Phonetic processing in speech sound disorder (Gerwin et al., 2021)
journal contributionposted on 2021-11-04, 19:57 authored by Katelyn L. Gerwin, Françoise Brosseau-Lapré, Christine Weber
Purpose: A growing body of research suggests that a deficit in speech perception abilities contributes to the development of speech sound disorder (SSD). However, little work has been done to characterize the neurophysiological processes indexing speech perception deficits in this population. The primary aim of this study was to compare the neural activity underlying speech perception in young children with SSD and with typical development (TD).
Method: Twenty-eight children ages 4;1–6;0 (years;months) participated in this study. Event-related potentials (ERPs) were recorded while children completed a speech perception task that included phonetic (speech sound) and lexical (meaning) matches and mismatches. Groups were compared on their judgment accuracy for matches and mismatches as well as the mean amplitude of the phonological mapping negativity (PMN) and N400 ERP components.
Results: Children with SSD demonstrated lower judgment accuracy across the phonetic and lexical conditions compared to peers with TD. The ERPs elicited by lexical matches and mismatches did not distinguish the groups. However, in the phonetic condition, the SSD group exhibited a more consistent left-lateralized PMN effect and a delayed N400 effect over frontal sites compared to the TD group.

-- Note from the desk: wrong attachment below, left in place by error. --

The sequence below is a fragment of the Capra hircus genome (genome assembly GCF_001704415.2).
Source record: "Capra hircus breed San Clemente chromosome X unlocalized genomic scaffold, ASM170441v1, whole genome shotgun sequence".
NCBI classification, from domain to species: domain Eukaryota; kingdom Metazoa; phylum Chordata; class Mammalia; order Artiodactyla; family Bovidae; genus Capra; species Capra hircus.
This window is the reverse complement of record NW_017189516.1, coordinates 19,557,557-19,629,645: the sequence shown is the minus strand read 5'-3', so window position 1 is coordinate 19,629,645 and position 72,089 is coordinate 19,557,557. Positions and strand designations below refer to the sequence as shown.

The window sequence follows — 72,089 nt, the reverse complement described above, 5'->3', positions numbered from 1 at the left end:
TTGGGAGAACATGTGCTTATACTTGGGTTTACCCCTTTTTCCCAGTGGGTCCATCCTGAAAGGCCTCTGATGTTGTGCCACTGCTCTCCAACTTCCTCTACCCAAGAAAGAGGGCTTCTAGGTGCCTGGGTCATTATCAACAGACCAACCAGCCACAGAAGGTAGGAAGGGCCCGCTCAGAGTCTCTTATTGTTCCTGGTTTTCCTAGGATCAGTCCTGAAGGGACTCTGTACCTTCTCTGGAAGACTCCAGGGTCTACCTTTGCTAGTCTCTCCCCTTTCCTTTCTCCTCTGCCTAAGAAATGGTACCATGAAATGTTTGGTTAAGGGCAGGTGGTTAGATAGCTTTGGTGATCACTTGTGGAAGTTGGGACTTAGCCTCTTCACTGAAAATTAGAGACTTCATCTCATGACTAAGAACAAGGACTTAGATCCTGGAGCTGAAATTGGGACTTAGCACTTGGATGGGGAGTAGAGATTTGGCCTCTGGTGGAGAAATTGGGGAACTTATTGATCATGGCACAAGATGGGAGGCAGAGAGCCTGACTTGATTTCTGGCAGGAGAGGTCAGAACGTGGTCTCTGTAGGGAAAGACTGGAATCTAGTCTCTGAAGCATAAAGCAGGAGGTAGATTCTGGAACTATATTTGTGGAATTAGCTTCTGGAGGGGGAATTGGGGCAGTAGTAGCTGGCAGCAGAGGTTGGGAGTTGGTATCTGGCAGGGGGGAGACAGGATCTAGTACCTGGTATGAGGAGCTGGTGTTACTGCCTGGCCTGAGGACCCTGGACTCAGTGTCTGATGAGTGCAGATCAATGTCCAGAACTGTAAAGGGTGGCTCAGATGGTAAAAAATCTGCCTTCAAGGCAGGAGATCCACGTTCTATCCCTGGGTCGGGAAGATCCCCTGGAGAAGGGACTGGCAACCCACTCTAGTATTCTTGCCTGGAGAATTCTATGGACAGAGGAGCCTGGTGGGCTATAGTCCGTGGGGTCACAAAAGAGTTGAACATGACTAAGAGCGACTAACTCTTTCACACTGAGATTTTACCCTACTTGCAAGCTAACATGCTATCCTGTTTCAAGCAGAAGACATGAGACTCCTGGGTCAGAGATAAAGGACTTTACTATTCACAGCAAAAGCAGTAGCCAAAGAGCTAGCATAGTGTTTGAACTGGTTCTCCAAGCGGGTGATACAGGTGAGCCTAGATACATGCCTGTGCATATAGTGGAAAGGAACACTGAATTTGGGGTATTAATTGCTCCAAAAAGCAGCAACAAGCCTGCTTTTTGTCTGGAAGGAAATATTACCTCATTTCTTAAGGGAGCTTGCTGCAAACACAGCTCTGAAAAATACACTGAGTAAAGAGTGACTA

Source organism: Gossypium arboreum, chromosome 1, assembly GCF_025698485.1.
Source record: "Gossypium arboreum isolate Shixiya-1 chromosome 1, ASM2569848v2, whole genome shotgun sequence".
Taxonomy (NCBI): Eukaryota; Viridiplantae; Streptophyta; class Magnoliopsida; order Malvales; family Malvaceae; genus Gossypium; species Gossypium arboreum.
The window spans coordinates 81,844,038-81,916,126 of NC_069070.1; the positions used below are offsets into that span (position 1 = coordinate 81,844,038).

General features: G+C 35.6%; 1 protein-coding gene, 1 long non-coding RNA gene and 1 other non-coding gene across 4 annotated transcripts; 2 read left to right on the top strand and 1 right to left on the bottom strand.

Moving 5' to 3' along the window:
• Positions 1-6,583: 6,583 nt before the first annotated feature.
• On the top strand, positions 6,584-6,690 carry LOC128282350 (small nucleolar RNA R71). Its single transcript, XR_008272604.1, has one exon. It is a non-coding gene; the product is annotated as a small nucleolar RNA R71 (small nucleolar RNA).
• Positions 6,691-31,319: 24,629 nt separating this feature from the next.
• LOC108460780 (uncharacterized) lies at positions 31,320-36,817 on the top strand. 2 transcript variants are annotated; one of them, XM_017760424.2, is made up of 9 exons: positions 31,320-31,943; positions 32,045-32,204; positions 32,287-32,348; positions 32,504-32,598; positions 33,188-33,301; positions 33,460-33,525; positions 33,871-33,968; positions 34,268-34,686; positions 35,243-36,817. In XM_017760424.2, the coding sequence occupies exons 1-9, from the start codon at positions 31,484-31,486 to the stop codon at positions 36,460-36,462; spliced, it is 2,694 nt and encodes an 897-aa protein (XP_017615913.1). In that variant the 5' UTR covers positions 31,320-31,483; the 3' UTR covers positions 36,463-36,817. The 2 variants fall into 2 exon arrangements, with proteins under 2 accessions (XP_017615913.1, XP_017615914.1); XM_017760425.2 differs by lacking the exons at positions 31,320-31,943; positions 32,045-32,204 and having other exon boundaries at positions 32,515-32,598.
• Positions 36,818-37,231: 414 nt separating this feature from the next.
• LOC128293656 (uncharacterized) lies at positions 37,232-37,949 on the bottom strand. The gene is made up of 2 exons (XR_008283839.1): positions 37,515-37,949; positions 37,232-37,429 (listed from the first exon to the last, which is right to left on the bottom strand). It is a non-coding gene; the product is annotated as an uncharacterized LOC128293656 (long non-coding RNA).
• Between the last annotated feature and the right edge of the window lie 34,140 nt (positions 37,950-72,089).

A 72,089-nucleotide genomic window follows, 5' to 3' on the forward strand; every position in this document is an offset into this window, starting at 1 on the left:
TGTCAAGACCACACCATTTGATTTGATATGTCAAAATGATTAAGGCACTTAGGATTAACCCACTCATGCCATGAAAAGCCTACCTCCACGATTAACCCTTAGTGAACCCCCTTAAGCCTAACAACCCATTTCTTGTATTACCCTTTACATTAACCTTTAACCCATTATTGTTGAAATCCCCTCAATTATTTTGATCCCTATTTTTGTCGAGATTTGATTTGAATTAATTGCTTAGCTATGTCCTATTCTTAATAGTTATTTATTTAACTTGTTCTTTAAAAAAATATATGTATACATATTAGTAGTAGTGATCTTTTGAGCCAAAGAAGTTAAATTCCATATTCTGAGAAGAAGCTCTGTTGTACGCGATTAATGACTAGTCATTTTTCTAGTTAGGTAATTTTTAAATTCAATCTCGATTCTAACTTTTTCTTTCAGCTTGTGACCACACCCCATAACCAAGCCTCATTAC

Conclusions: These findings provide some of the first evidence of a delay in the neurophysiological processing of phonological information for young children with SSD compared to their peers with TD. This delay was not present for the processing of lexical information, indicating a unique difference between children with SSD and with TD related to speech perception of phonetic errors.
Supplemental Material S1. Information regarding the stimuli, including selection protocol, trial ordering, and semantic relatedness and association measures.
Gerwin, K. L., Brosseau-Lapré, F., & Weber, C. (2021). Event-related potentials elicited by phonetic errors differentiate children with speech sound disorder and typically developing peers. Journal of Speech, Language, and Hearing Research. Advance online publication. https://doi.org/10.1044/2021_JSLHR-21-00203
This study was funded by National Institute on Deafness and Other Communication Disorders Grant R21DC016142 (Principal Investigator [PI]: Françoise Brosseau-Lapré) and the Purdue Research Foundation (PI: Christine Weber).
Read the peer-reviewed publication
speech sound disorderchildrenevent-related potentialphoneticerrorspeechperceptionSSDneurophysiologicalneuralyoung childrenERPspeech soundlexicalmatchmismatchaccuracyphonological mapping negativityN400comparetypical developmentfrontalsitedelayprocessingLinguistic Processes (incl. Speech Production and Comprehension)Neurocognitive Patterns and Neural Networks